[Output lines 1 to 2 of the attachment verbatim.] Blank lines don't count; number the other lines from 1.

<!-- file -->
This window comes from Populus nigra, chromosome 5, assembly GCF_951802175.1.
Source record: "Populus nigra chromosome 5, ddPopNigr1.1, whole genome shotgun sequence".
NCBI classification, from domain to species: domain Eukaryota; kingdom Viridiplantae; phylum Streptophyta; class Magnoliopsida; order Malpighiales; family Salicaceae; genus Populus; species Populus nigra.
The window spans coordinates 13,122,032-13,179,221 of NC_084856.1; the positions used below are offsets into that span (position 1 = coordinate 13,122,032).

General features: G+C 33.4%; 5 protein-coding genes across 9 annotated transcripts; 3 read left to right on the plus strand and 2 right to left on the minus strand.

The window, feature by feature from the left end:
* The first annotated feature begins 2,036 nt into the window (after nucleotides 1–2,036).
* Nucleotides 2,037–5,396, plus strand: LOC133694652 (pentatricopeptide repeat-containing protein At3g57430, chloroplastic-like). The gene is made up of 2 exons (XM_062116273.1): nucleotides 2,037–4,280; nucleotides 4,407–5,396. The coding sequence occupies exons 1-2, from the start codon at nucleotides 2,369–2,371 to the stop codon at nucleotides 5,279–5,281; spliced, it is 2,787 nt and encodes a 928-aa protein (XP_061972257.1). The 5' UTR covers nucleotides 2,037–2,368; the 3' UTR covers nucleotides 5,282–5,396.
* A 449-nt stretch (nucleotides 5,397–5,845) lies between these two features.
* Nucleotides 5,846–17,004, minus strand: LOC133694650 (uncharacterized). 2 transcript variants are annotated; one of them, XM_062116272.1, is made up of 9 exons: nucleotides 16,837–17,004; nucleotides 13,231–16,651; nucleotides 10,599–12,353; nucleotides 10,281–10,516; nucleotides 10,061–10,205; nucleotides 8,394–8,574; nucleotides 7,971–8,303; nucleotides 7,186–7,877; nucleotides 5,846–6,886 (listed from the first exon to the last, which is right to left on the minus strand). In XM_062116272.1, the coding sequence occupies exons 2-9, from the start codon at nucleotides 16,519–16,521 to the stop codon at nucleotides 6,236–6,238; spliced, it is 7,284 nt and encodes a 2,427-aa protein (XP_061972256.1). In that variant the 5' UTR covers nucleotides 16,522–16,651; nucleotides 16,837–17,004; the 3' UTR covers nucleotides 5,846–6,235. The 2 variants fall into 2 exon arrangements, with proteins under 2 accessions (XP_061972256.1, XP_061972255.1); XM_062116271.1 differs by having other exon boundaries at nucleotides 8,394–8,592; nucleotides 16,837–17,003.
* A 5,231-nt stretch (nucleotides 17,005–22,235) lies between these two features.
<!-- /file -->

This window comes from Populus nigra, chromosome 5, assembly GCF_951802175.1.
Source record: "Populus nigra chromosome 5, ddPopNigr1.1, whole genome shotgun sequence".